Elizabeth Worrall

What inspires plant scientists and why is their job so important? Elizabeth Worrall explains:

Why did you want to be a plant scientist?

I always knew I wanted to be involved in some form of science, but I kind of fell into plant science. When I was studying science at university, a lecturer in plant genetics asked if anyone wanted to try laboratory work. I ended up doing a summer research course with him and got offered a job with him when I finished university. I then backpacked around Europe for a year and when I got back sent out pleas for a science job! Because of my connection with the plant genetics lecturer, I am now studying my PhD on a crop protection spray with a colleague of his.


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What are the crop enhancements that you are working on?

I work on a crop protection spray called BioClay that is non-toxic, biodegradable, cost-effective and has the potential to target a wide range of pests such as insects, viruses and fungi. The spray is comprised of double-stranded RNA (dsRNA) that protects the plant by activating its natural defense pathway and clay nanoparticles that help stabilize the dsRNA.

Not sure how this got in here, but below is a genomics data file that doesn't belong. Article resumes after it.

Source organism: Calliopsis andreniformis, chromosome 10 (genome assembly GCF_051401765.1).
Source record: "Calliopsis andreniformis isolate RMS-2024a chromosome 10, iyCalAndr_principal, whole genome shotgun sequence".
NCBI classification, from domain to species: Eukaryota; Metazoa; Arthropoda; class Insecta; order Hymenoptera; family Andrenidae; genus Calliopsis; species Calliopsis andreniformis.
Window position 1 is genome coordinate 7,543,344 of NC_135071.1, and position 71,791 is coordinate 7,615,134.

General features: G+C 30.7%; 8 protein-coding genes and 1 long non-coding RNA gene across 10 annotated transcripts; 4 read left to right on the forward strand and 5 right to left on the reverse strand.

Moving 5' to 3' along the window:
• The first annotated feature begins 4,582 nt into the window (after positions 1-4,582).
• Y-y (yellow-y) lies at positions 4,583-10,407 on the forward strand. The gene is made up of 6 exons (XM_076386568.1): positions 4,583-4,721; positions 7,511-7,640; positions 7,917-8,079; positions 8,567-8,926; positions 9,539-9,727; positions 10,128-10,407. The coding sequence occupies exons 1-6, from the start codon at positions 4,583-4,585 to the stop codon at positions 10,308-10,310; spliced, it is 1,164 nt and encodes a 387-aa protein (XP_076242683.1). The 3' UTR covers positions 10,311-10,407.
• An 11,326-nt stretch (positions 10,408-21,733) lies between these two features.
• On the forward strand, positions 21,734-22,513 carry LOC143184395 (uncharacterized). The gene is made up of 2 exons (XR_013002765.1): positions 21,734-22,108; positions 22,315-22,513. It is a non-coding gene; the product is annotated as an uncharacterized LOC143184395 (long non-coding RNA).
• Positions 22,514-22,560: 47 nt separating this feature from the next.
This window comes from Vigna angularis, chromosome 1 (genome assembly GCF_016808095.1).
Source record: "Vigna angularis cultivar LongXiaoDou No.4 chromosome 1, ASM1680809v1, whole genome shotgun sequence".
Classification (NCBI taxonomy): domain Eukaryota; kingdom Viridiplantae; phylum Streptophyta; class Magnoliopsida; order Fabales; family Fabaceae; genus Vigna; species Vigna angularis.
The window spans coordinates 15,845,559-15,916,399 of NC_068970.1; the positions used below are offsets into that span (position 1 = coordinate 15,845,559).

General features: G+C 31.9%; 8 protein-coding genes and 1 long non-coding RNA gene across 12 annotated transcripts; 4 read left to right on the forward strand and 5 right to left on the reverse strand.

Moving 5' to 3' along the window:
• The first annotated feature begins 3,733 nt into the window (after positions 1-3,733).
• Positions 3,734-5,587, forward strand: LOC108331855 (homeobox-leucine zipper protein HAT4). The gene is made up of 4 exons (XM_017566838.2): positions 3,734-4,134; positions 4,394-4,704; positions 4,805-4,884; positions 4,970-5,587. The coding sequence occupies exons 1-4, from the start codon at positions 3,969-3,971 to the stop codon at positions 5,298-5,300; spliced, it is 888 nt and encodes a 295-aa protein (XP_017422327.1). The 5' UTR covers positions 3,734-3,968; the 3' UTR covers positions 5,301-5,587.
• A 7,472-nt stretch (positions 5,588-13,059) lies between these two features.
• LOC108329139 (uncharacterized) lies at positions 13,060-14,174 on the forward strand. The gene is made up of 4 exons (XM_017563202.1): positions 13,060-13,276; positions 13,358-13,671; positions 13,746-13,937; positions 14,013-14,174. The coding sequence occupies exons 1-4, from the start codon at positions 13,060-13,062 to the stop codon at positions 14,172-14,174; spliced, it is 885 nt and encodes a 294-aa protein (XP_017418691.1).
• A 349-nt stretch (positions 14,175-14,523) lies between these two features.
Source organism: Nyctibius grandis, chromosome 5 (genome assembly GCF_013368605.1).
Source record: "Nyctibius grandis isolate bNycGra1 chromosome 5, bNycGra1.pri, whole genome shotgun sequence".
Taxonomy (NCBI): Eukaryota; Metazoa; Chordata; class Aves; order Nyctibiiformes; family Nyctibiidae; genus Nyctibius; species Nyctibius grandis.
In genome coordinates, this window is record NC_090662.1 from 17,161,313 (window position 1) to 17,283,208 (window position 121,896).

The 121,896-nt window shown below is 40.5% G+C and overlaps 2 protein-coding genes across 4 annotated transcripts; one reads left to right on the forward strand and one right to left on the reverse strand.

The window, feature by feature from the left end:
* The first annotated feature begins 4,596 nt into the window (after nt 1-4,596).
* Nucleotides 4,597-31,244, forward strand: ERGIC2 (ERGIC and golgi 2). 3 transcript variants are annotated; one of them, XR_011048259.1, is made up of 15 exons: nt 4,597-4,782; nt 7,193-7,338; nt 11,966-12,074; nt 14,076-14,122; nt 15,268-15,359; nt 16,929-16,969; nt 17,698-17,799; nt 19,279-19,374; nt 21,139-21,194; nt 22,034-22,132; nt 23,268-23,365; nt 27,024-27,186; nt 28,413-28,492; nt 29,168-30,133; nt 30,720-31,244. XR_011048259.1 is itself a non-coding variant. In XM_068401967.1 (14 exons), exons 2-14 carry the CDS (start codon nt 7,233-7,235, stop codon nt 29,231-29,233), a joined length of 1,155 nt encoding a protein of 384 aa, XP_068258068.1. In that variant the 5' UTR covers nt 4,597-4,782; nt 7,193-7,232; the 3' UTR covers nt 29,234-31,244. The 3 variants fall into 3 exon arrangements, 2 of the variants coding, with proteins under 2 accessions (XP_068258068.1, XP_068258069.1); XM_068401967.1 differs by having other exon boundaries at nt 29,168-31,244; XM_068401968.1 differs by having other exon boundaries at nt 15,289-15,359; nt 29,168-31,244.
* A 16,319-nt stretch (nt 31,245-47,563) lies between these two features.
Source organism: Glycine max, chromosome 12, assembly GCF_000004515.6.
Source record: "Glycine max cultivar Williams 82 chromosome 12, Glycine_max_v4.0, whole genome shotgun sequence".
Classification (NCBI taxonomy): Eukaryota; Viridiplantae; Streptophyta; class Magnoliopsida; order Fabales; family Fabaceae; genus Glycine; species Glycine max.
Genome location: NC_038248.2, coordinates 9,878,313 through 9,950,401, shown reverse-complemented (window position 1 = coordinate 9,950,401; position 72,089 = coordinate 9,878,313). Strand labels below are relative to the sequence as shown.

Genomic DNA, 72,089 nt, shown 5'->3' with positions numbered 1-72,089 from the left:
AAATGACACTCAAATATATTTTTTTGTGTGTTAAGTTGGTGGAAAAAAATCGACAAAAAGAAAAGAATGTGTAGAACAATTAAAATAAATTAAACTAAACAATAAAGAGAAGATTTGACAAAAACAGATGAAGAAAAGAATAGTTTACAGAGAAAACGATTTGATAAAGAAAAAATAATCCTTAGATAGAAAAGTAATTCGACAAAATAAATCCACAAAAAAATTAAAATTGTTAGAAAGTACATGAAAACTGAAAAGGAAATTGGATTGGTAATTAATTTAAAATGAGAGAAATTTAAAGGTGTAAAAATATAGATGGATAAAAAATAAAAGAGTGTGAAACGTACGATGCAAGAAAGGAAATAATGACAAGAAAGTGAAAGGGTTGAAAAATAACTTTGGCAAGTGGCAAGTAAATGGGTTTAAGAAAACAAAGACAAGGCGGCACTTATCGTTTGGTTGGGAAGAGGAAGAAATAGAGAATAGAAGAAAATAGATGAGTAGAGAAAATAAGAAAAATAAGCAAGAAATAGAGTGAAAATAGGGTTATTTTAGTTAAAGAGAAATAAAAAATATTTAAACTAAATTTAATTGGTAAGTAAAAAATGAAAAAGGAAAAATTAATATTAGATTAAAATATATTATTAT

Can you describe how this technology will benefit farmers and society?

It will benefit the farmer and society by reducing environmental impact and increasing crop yields.


Can you explain what your job involves?

I work full-time in a laboratory. Testing requires lots of little experiments, like testing stability, what happens to sprayed plants and if sprayed plants are protected from viruses.

What inspires you about your job?

I love problem solving. When working in a laboratory, there is the big picture that you are trying to figure out, but to do this, there are lots of little questions that need answering. It’s like a puzzle, every day you are finding that one puzzle piece that helps you put the picture together.


Elizabeth is a PhD Student at the university of Queensland, Australia. She is researching BioClay, nano-sized degradable clay used to release double-stranded RNA, that protects plants from specific disease-causing pathogens.